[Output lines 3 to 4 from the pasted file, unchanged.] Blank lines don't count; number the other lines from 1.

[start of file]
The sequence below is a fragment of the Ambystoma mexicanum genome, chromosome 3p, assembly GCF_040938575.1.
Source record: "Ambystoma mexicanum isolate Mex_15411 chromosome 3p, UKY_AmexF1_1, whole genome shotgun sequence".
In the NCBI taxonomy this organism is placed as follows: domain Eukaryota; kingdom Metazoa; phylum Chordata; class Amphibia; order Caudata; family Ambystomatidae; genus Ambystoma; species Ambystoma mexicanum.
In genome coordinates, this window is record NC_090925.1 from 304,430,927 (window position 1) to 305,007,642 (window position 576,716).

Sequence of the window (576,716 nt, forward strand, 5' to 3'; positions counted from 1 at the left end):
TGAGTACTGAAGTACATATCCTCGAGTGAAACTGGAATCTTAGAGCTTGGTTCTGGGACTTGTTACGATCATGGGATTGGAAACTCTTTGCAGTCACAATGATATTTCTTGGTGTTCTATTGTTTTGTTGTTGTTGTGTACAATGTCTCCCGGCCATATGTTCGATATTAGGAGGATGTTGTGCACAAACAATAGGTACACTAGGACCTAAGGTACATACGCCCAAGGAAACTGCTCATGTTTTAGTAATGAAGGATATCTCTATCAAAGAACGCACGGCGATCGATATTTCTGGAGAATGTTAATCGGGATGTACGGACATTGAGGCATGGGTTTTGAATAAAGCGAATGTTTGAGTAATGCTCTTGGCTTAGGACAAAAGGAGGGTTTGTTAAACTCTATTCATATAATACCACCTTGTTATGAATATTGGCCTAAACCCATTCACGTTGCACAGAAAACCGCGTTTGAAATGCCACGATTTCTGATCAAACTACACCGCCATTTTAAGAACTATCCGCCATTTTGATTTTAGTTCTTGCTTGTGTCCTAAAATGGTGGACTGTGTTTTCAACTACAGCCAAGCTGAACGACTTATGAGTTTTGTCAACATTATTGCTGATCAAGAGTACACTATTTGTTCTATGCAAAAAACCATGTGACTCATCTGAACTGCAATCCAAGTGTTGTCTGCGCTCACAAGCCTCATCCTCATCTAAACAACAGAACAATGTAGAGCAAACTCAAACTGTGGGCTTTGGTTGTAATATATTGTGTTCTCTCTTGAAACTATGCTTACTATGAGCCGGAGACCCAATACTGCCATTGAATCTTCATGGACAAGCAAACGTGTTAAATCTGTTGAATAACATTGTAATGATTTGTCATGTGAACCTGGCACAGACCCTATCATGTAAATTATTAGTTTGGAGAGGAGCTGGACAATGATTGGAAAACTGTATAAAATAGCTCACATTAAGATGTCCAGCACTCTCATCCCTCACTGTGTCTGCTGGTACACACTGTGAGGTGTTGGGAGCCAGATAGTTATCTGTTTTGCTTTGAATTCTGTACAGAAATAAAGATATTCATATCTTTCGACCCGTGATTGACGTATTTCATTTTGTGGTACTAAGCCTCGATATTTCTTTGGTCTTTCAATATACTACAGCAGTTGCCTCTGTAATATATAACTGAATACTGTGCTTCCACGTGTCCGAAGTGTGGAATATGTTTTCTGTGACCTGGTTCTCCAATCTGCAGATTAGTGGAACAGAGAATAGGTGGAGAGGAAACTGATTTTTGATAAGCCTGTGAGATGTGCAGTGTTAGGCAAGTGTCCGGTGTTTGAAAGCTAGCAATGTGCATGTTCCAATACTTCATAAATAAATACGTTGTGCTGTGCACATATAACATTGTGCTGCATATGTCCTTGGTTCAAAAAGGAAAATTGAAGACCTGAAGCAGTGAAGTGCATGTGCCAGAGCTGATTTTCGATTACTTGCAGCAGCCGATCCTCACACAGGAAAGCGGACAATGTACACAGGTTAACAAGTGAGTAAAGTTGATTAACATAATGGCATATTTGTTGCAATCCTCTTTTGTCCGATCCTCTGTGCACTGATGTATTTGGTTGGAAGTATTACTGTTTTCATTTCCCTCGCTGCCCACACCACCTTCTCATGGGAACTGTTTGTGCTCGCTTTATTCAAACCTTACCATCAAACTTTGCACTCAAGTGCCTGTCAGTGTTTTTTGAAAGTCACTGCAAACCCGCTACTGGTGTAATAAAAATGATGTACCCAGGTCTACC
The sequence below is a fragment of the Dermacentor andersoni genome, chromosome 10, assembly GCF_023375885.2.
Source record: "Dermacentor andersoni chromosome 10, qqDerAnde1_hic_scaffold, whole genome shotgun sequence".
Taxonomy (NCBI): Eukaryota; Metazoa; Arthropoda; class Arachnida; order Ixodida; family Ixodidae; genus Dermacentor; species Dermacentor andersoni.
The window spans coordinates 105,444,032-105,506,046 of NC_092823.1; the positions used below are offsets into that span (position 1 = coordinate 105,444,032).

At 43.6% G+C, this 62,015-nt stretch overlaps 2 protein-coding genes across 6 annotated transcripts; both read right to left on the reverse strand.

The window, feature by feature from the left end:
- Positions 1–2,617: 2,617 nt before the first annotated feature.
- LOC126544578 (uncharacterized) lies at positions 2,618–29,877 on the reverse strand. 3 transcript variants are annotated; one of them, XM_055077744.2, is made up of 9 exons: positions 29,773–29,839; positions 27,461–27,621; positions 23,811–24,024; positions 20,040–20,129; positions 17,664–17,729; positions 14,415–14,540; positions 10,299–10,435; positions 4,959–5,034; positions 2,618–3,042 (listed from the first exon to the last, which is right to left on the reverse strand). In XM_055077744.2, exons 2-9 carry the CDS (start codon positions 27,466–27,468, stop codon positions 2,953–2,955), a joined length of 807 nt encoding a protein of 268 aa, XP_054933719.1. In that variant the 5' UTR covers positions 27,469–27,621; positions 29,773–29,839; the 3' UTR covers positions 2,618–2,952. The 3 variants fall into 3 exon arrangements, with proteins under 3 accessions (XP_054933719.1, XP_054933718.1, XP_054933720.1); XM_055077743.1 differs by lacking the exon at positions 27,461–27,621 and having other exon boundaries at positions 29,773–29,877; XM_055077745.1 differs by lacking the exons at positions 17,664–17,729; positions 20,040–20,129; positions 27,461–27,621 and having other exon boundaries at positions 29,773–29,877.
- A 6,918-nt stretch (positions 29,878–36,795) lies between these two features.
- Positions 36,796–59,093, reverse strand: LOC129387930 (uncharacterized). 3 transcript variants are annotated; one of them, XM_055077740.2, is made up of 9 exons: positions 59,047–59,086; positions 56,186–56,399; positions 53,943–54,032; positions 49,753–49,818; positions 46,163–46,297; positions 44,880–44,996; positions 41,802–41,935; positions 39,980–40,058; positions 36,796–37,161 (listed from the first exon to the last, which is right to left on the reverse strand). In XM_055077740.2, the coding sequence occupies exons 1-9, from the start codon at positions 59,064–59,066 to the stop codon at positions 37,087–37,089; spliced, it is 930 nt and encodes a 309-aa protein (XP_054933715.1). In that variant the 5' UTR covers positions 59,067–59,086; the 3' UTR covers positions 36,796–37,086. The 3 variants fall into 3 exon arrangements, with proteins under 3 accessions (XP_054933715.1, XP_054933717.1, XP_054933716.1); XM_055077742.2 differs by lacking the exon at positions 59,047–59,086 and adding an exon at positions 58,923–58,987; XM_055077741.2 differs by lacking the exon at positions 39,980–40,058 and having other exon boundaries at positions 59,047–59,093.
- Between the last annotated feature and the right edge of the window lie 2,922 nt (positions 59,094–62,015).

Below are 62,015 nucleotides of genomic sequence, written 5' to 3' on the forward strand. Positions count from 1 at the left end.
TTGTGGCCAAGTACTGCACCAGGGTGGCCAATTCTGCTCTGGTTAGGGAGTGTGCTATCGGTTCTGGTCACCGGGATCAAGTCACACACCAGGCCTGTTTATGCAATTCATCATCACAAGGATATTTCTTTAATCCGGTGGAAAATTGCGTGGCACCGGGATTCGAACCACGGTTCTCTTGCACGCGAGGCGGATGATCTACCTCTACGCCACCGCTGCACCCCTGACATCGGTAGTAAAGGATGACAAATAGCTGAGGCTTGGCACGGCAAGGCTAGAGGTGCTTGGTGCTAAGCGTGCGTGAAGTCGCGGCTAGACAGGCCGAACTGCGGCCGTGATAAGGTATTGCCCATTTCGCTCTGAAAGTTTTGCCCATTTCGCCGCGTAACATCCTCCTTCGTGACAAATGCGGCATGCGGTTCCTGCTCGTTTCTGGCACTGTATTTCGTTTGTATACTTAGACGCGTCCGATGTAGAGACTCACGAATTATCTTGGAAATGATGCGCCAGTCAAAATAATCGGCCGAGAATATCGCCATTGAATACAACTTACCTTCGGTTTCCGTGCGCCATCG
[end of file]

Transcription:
In the NCBI taxonomy this organism is placed as follows: domain Eukaryota; kingdom Metazoa; phylum Chordata; class Amphibia; order Caudata; family Ambystomatidae; genus Ambystoma; species Ambystoma mexicanum.
In genome coordinates, this window is record NC_090925.1 from 304,430,927 (window position 1) to 305,007,642 (window position 576,716).